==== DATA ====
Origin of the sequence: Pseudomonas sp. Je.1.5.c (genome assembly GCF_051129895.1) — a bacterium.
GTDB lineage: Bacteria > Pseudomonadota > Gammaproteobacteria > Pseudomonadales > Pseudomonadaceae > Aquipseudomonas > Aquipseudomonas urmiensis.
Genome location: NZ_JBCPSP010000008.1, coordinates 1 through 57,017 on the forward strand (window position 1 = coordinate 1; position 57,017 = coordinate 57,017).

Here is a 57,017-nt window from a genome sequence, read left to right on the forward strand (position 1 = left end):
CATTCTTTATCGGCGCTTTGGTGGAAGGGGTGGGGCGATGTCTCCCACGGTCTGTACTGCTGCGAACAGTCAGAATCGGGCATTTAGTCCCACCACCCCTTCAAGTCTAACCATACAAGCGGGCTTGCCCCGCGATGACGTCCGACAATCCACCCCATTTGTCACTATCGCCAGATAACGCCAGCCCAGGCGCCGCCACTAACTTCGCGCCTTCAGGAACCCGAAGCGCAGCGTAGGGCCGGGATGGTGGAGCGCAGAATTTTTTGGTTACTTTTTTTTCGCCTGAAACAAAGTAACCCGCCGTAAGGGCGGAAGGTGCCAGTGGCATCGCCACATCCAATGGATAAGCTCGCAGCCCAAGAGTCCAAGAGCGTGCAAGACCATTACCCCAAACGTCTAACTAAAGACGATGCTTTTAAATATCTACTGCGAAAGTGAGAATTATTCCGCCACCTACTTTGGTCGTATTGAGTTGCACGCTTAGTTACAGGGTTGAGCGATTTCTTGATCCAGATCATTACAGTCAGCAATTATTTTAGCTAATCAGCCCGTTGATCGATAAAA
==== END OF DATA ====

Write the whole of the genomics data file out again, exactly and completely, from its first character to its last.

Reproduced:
Origin of the sequence: Pseudomonas sp. Je.1.5.c (genome assembly GCF_051129895.1) — a bacterium.
GTDB lineage: Bacteria > Pseudomonadota > Gammaproteobacteria > Pseudomonadales > Pseudomonadaceae > Aquipseudomonas > Aquipseudomonas urmiensis.
Genome location: NZ_JBCPSP010000008.1, coordinates 1 through 57,017 on the forward strand (window position 1 = coordinate 1; position 57,017 = coordinate 57,017).

Here is a 57,017-nt window from a genome sequence, read left to right on the forward strand (position 1 = left end):
CATTCTTTATCGGCGCTTTGGTGGAAGGGGTGGGGCGATGTCTCCCACGGTCTGTACTGCTGCGAACAGTCAGAATCGGGCATTTAGTCCCACCACCCCTTCAAGTCTAACCATACAAGCGGGCTTGCCCCGCGATGACGTCCGACAATCCACCCCATTTGTCACTATCGCCAGATAACGCCAGCCCAGGCGCCGCCACTAACTTCGCGCCTTCAGGAACCCGAAGCGCAGCGTAGGGCCGGGATGGTGGAGCGCAGAATTTTTTGGTTACTTTTTTTTCGCCTGAAACAAAGTAACCCGCCGTAAGGGCGGAAGGTGCCAGTGGCATCGCCACATCCAATGGATAAGCTCGCAGCCCAAGAGTCCAAGAGCGTGCAAGACCATTACCCCAAACGTCTAACTAAAGACGATGCTTTTAAATATCTACTGCGAAAGTGAGAATTATTCCGCCACCTACTTTGGTCGTATTGAGTTGCACGCTTAGTTACAGGGTTGAGCGATTTCTTGATCCAGATCATTACAGTCAGCAATTATTTTAGCTAATCAGCCCGTTGATCGATAAAA